Pursuing Beauty – Japanese Style #1 – Ikebana
Ikebana is the Japanese art of flower arrangement. I once hosted an ikebana class in my home with other artists, to my great delight. The principles of design in this art form are well established, and, just like the Japanese have their Tea Masters, they also have their Ikebana Masters. (How I would love to study under a Japanese Garden Master! But I have had the privilege of knowing and studying with Inoue Manji, a Porcelain Master, a current Japanese Living Treasure, and now get to work with his student, Dr. Jim Srubek, once a week. – a great joy!) It is the element of Design in ikebana, as well as all other forms of art, that I truly enjoy.
One of the central components of design in ikebana, and really all Japanese art, from creating the Japanese garden or a piece of calligraphy to their architecture, is the concept of Space. The Japanese artist sees space as an element to be considered and employed in his work, not something to fill in or use up. The ikebana artist uses space to create rhythm and flow in his arrangement; he leaves room for the viewer to focus on the one important element. In western art we call it ‘negative space’. In music, the space is silence; we ‘pause’.
With the strategic use of Space, we simplify, get rid of clutter; we clarify. Space leaves room to ‘breathe’. We can focus on the most important part. We are not overwhelmed by massive information. In all art and in music, space is essential. It is even important in the design of a book, a report, or a newsletter – it’s called “white space”.
In Japanese art forms, including Ikebana, this is known as the Principle of Ma. Ma is not empty space, but is an element of the design, sometimes even the focal point. It is an interval, an interval of space or time. Ma allows for a sense of perceived movement within the piece; it adds energy and a sense of dynamic expectancy. It is as important as the positive space.
In this photo to the right, we see how the negative space gives the energy and movement to this small sculpture. Much of the beauty and grace of this piece is because of the Ma. The empty spaces here give this work of art its dynamism (his head and left arm are wanting to go back, but his body and right arm are going forward – we ask why?) It is the breaks, the open spaces, that gives deeper meaning to this piece.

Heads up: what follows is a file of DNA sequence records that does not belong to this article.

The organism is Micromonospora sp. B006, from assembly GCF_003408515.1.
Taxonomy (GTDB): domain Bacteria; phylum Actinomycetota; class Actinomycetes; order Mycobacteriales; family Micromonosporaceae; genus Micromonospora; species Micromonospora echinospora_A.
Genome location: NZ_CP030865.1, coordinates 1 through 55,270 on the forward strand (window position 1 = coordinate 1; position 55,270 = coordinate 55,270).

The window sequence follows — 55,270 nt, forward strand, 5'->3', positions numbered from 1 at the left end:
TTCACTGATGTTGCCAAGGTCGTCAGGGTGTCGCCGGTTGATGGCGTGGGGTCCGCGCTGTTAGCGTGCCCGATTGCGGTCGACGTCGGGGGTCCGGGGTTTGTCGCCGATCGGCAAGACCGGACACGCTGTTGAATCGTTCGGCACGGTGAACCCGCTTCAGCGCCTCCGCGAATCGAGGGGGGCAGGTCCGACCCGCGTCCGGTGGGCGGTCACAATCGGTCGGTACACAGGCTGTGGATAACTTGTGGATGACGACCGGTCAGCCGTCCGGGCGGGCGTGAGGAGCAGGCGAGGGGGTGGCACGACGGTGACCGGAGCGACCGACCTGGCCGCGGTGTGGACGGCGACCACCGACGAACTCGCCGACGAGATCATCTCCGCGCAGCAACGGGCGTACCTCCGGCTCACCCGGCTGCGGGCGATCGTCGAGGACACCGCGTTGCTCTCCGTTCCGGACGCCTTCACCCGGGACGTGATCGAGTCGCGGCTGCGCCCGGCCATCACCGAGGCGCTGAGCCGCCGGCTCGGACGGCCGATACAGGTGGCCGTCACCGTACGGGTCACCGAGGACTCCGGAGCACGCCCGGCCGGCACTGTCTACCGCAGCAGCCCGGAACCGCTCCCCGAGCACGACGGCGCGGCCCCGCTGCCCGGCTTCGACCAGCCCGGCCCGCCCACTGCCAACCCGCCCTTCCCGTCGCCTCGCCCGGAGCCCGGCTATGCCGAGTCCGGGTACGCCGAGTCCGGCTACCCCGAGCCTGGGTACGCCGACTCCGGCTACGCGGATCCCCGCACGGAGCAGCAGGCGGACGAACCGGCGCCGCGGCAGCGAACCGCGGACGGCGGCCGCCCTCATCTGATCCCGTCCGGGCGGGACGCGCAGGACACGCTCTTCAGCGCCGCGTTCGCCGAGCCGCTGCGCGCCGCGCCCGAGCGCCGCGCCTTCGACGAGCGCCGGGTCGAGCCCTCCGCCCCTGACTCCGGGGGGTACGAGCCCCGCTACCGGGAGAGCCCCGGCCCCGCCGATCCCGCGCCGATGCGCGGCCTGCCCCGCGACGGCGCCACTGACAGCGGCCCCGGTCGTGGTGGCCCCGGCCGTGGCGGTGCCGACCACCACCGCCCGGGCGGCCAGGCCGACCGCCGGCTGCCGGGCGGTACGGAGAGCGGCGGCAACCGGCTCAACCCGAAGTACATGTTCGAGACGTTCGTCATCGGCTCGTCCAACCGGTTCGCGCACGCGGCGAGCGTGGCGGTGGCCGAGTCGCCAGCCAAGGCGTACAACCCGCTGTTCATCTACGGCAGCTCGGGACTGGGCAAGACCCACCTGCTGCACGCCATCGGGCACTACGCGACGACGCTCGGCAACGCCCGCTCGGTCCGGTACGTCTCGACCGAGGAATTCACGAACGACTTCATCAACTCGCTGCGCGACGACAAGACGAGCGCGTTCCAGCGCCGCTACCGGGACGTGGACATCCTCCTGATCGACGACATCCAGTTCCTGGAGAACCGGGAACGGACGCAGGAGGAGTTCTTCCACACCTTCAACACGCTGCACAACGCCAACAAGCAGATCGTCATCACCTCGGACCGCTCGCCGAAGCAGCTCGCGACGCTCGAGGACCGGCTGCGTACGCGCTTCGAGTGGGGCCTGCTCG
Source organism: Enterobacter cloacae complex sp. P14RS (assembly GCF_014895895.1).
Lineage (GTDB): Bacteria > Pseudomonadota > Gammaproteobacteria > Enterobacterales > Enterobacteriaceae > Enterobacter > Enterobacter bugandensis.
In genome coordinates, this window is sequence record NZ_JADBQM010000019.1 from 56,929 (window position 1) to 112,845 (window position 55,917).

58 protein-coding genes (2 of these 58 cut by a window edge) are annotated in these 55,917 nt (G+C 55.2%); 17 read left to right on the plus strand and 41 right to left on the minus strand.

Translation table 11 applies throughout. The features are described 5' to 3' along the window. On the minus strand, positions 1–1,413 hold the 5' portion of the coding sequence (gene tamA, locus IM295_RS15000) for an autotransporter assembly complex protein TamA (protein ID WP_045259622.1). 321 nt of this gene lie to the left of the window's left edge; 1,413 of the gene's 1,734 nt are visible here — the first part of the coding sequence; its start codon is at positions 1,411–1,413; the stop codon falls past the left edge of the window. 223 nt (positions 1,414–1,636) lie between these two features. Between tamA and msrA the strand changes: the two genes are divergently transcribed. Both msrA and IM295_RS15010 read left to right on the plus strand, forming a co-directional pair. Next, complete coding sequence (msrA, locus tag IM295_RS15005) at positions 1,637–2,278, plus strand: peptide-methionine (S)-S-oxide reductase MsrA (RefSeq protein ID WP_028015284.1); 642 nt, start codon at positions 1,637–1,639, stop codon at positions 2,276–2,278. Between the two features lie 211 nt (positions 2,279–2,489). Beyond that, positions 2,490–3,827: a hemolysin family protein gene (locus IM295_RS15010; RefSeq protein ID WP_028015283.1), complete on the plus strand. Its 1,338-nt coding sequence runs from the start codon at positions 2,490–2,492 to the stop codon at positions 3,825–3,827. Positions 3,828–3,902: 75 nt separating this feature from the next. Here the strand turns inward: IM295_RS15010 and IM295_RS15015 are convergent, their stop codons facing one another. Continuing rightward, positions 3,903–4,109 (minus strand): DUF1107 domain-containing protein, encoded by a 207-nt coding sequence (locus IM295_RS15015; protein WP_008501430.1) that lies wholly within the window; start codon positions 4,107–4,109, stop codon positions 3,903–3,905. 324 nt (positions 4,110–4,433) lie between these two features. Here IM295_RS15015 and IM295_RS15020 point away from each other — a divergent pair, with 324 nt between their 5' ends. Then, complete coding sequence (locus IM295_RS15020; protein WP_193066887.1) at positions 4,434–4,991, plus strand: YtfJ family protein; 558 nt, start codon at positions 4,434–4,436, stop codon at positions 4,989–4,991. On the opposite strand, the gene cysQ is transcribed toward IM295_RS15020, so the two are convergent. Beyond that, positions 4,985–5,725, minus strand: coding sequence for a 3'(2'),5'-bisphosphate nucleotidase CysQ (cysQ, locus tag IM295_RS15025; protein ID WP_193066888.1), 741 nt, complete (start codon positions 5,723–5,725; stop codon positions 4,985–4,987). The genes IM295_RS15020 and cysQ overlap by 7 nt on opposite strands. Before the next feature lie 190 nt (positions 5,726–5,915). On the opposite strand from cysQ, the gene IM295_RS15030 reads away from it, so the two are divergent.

A friend tells the story of his father, who was a gardener, working under a Garden Master in an important garden in Japan. His father at first resented having to take a tea break; he did not want to stop his work. He had the energy; he was getting paid – he should be working! The older Master, who was his mentor, told him that taking a break WAS work; that taking time to rest and reflect is most necessary to the creation of beauty. Again, the Principle of Ma – lived out!
It seems to me this principle of Ma is important. I must remember and take note. It is important for me, and it is important for anyone interested in the pursuit of Beauty. We need to pause; we need an interval in both space and time that we may rest and reflect. Lack of Ma always leads to clutter and discord. I need room to breathe! I need clarity, simplicity!
Our culture says, “Noise and activity! Noise and activity – at all times and at all costs!” … I say, “The cost is too great!”
Artists, both eastern and western, learn to SEE space. They learn to CREATE space. The Principle of Ma, the skill of seeing and creating space is most necessary to all of us, I think.
Taking tea is Ma….
Planning an unrushed hour to breathe, to rest and reflect, is Ma.
Space, a quiet, unhurried interlude to rest and reflect. Open space – empty, uncluttered. If we are to create any beauty in our lives, find any truth, pass along any sweetness, we must learn to create interval – the Principle of Ma, lived out.
“We cannot see our reflection in running water; it is only in still water that we can see.” Japanese proverb
Yours for Grace, Civility, Beauty, Gentility, and Excellence, (and still water!)